National Truth and Reconciliation Day, while a statutory holiday, is decidedly a solemn day.
Canadians are asked to reflect on the country’s troubled relationship with its Indigenous peoples.
In Kingston, there were a few different hubs marking the day.
This year the day took on a quieter, more subdued tone than previous years which featured large, public gatherings.
“Some of our stuff is just kind of geared for us to come together and be together as a community because it can be a very tough day for some people,” said Lynda Gerow, operations manager at the Kingston Native Centre and Language Nest.
Gerow says the national attention brought on by the day has its drawbacks. She says it often puts pressure on Indigenous communities to make appearances when they want to use the day to quietly reflect and heal, together.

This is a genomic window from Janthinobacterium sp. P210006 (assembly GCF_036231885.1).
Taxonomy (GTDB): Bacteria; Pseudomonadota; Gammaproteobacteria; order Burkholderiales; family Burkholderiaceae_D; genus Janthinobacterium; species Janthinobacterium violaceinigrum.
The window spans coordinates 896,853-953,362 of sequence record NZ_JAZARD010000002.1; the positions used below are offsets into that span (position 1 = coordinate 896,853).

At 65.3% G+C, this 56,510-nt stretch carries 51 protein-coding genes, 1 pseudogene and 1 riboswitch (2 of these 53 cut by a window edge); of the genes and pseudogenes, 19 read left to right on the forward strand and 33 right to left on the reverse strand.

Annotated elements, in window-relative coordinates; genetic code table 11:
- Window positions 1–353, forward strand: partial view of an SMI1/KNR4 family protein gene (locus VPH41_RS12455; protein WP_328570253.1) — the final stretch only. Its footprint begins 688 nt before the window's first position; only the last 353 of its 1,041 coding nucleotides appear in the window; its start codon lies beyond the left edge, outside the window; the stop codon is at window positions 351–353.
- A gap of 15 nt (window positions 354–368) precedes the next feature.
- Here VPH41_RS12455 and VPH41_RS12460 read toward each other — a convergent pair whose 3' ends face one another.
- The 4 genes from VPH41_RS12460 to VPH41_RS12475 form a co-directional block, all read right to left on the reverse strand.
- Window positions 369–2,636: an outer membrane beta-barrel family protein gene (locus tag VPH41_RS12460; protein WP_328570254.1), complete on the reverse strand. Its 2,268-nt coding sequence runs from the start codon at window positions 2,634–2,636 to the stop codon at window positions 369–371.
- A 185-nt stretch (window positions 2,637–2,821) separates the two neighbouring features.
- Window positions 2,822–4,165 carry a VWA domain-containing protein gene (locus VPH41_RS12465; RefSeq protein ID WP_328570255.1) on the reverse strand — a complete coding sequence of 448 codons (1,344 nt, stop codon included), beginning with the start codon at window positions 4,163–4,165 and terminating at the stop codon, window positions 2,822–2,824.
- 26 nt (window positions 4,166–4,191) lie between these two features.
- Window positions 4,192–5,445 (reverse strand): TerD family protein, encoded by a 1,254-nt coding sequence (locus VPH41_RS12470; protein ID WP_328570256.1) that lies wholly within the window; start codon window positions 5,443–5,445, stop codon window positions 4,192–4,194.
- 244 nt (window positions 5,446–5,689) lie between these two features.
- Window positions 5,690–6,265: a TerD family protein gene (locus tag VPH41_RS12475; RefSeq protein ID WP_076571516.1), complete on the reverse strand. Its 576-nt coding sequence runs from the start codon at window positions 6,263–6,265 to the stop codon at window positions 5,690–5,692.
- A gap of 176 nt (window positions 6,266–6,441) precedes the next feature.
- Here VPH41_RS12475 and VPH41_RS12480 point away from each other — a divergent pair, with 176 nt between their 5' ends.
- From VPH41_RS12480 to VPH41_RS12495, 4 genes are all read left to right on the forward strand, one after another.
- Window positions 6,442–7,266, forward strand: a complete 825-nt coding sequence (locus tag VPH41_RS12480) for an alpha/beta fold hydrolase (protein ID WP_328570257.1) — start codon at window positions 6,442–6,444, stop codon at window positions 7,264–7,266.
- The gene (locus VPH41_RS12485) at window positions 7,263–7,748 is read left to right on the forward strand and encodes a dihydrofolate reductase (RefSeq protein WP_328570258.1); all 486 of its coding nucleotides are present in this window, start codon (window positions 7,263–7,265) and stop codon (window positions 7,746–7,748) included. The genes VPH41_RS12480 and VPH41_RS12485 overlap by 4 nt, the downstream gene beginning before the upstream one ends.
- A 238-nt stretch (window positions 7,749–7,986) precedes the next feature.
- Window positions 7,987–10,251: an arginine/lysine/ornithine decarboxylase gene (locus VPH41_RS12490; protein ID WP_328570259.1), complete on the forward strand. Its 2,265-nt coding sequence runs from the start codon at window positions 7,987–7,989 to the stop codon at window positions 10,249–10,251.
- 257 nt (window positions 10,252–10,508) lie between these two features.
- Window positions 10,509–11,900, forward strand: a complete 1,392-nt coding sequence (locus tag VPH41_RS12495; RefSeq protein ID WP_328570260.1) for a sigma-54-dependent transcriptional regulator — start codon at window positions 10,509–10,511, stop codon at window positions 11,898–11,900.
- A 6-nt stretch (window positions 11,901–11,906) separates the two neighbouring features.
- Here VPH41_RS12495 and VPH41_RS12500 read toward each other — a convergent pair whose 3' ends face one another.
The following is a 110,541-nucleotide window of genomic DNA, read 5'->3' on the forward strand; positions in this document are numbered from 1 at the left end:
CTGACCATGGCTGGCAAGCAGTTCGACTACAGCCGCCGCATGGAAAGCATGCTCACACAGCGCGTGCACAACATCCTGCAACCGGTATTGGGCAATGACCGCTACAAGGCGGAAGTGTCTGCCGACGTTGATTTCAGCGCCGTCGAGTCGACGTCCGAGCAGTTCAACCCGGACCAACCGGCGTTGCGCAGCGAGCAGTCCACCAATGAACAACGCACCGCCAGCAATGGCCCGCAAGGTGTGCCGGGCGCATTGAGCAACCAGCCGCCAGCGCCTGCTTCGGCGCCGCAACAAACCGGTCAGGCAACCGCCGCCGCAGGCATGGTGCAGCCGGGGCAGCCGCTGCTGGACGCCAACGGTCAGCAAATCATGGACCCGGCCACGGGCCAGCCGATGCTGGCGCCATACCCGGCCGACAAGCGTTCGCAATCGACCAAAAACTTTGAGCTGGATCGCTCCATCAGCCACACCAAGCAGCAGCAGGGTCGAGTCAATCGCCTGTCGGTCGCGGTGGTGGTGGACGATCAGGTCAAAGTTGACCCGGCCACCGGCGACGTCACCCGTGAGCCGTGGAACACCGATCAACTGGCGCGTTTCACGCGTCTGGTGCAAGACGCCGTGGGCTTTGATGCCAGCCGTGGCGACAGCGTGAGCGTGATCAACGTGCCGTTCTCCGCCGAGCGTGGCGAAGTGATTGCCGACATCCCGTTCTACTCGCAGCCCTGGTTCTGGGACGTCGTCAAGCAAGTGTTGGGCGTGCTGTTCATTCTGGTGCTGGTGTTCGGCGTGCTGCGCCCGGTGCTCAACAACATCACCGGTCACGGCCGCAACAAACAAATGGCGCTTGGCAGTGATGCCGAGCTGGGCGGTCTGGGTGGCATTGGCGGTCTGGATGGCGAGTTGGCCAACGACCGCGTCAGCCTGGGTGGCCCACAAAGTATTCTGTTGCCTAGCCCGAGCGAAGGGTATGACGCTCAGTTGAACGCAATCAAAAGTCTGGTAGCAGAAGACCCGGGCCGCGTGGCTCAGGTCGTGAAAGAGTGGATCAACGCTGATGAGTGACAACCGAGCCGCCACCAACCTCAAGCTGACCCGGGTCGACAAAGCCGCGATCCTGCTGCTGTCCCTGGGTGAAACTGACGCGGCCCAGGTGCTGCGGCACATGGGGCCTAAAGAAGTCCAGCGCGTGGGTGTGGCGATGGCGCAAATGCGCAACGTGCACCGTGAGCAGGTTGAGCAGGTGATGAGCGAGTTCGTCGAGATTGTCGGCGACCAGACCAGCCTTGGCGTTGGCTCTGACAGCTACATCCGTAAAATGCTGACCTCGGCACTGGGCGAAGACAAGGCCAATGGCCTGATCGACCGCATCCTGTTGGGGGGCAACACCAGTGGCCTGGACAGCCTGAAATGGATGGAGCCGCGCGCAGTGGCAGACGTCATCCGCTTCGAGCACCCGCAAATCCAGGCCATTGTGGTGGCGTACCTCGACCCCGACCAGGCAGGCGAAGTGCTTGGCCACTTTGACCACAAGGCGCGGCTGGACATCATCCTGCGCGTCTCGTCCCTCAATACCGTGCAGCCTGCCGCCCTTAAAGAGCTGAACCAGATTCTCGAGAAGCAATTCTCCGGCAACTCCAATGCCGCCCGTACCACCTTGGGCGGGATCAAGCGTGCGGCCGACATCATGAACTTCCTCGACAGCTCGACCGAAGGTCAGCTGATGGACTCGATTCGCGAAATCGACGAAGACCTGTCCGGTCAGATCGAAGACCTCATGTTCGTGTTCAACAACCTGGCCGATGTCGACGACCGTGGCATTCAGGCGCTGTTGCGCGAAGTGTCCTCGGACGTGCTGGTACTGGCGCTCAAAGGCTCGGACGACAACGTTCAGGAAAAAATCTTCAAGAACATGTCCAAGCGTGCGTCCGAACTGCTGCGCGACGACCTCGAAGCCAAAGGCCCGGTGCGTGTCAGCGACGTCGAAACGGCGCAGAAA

“I would like to see that less reliance on the Indigenous community having to educate the month leading up to that. Let’s do education all year round,” said Gerow.
At the Kingston Community Health Centre, there was a sacred fire as well as many other cultural activities for Kingston’s Indigenous peoples to participate in.
Downtown, there was also a sacred fire hosted in Confederation Park.
Rose DeShaw, who is not Indigenous, says she felt it important to take part in the day in honour of her adopted sister, who is Indigenous.
“My mother, who was a bigot, would have my sister walk behind us because she didn’t feel that she was quite right, she was Inuit,” said DeShaw, who attended the sacred fire.
For DeShaw, she said that doing your part can be as simple as showing up.
“I want to help any way I can. Even just showing up, even if you shut up, but just show up. That’s all part of it I think.”
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